Sean Fitzpatrick's wife claims €40m of his investments were mostly funded from joint loan accounts before his backruptcy

The wife of former Anglo Irish Bank chairman Sean Fitzpatrick is claiming €40m in investments he had were mostly funded from loan accounts in their joint names.

Sean Fitzpatrick's wife claims €40m of his investments were mostly funded from joint loan accounts before his backruptcy

By Ann O'Loughlin

The wife of former Anglo Irish Bank chairman Sean Fitzpatrick is claiming €40m in investments he had were mostly funded from loan accounts in their joint names before he was declared bankrupt in 2010, the High Court has heard.

Catriona Fitzpatrick, Whitshed Road, Greystones, Co Wicklow, says that under family law she has a beneficial interest in these investments regardless of the bankruptcy. The court heard some €45m was realised from the sale of those assets.

The official assignee (OA) in bankruptcy, Chris Lehane, Irish Bank Resolution Corporation (IBRC), which acquired Anglo after its collapse, say she has no legal, equitable, or beneficial interest in assets held in the sole name of her husband. They say she is not entitled to rely on that alleged interest to make her claim under family law.

Mrs Fitzpatrick has brought proceedings against the OA and her husband as the bankrupt claiming she has an entitlement to various assets which the court heard include property, shares and bonds.

The OA, in the estate of Mr Fitzpatrick (pictured), has brought his own proceedings against Mrs Fitzpatrick and the couple's three children, David, Jonathan and Sara Fitzpatrick while IBRC has brought separate related proceedings against Mrs Fitzpatrick.

Mr Fitzpatrick was declared bankrupt with assets of some €47m and debts of €147m and is now out of bankruptcy.

Opening the case, Gerard Durcan SC, for Mrs Fitzpatrick and the children, said Mrs Fitzpatrick's case relates to her claim under Section 36 of the 1995 Family Law Act covering a spouse's entitlement to property. Counsel said there were were established principles that this entitlement was from a "resulting trust" arising from transfer of an asset from one person to another without obtaining anything in return.

Mrs Fitzpatrick would also be arguing in relation to the IBRC proceedings that a 2009 loan facility letter was issued which provided a "non-recourse" clause meaning the bank could not have recourse to her or her children in event of default.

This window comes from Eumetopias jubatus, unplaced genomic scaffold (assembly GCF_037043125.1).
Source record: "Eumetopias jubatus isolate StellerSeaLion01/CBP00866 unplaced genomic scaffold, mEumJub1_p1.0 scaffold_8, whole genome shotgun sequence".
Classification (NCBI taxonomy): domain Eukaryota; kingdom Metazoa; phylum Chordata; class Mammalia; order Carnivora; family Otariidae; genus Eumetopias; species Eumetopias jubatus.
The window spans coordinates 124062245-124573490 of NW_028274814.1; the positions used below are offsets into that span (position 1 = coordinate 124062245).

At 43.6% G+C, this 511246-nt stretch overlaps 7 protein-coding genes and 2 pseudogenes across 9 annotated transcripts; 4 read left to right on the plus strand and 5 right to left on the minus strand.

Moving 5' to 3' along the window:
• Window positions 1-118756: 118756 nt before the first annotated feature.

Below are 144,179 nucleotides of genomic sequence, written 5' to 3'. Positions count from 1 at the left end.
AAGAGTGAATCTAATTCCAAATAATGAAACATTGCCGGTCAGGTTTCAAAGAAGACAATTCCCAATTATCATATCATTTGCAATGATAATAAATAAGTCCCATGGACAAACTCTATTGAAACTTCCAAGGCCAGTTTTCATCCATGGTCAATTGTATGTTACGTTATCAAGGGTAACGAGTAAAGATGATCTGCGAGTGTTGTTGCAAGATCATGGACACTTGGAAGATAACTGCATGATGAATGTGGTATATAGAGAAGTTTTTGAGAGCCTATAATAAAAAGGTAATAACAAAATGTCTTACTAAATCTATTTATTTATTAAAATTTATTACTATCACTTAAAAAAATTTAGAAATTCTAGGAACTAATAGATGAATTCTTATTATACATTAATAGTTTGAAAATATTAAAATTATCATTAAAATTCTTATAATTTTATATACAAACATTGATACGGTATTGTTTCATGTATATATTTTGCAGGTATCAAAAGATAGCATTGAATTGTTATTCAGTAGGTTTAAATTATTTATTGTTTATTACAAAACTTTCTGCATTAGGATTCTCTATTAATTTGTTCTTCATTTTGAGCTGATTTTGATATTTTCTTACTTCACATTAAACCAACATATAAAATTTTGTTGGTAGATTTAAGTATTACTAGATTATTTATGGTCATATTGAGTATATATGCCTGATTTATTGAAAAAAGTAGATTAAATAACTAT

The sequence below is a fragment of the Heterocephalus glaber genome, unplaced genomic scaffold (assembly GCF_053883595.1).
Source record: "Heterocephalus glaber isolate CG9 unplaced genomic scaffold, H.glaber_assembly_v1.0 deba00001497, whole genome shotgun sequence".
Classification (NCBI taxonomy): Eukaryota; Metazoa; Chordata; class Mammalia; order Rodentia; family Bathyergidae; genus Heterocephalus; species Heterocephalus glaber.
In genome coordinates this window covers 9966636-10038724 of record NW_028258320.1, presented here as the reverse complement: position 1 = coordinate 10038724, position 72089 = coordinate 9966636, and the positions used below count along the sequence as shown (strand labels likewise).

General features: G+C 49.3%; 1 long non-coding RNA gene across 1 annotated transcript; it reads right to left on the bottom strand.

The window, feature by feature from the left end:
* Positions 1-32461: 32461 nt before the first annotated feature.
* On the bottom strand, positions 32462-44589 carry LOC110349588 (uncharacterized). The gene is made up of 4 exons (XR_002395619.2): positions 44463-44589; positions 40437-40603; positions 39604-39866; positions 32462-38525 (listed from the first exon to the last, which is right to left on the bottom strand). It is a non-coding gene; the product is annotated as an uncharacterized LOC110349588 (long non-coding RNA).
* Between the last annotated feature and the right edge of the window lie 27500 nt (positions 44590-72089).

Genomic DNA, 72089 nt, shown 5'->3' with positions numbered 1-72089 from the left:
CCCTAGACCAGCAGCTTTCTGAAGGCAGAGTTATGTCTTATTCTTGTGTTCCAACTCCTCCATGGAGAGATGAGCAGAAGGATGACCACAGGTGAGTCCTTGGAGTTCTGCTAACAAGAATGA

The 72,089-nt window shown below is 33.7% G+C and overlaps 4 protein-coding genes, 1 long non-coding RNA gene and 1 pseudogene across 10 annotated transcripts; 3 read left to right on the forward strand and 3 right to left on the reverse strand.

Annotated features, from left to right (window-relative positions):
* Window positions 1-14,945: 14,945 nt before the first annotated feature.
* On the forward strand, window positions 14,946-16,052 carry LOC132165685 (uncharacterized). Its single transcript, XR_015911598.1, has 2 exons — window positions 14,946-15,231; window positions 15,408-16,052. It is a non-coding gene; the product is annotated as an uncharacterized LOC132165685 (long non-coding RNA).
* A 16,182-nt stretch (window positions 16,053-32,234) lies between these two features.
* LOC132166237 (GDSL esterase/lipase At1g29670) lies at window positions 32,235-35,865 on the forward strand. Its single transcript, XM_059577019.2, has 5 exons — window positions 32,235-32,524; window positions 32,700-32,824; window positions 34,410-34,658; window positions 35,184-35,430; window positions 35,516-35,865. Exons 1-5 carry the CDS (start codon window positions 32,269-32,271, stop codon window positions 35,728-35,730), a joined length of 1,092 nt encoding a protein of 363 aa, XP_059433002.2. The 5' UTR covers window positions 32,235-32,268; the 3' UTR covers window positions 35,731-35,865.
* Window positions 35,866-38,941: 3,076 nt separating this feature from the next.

IBRC denies she is entitled to claim non recourse and wants the court to grant rescission of the clause on grounds of alleged mistake and/or misrepresentation along with damages.

The OA, in his proceedings, says he is not bound by the non-recourse clause and wants the court to set it aside under bankruptcy law as a disposition aimed at defeating claims of Mr Fitzpatrick's creditors.

The court heard direct evidence and cross examination of Frank Walsh, a forensic accountant employed by Mrs Fitzpatrick seven years ago, in relation to a "source of funds" document he prepared covering 18 loans/investments between 2000 and 2009. The source document was drafted seven times with the participation of all parties, Mr Walsh said.

The investments, Mr Walsh said, were all in Mr Fitzpatrick's sole name.

However, the loan funding was in their joint names and payments of the loans were made mainly through a deposit account also in their joint names. The loans were in a consolidated Euro loan account of €40m and in November 2009 some €8.5m was transferred from the deposit account to reduce that debt, he said.

The investments, in Euros, Dollars and Sterling, were with names including Digicel, Project Walnut, Pilotview Investments, Berlin Property Investment, Strongbow Capital Investment Fund, BNP Parisbas, and Ulster Bank Private Equity.

Asked by Mr Durcan how much was realised from the sale of those assets, Mr Walsh said it was around €45m.

Cross examined by Paul Gallagher SC, for the OA, Mr Walsh agreed he had not read all of the loan facility letters as they related to the individual investments as part of his work but said this was because all other facility letters had been superseded by one issued in February 2009.

He said he was not a banking expert and his role was to assist in the preparation of the "source of funds" document.

He said he never discussed with Mr Fitzpatrick a statement of affairs, which is required as part of bankruptcy proceedings, because the value put on the the investments in the source of funding document was agreed between the parties.

There may have been a lien in favour of Anglo on the €8.5m which was paid from the Fitzpatrick's joint deposit account to the €40m loan account but he not sure.

Cross examination of Mr Walsh by Paul Gardiner SC, for IBRC, has begun and continues tomorrow.

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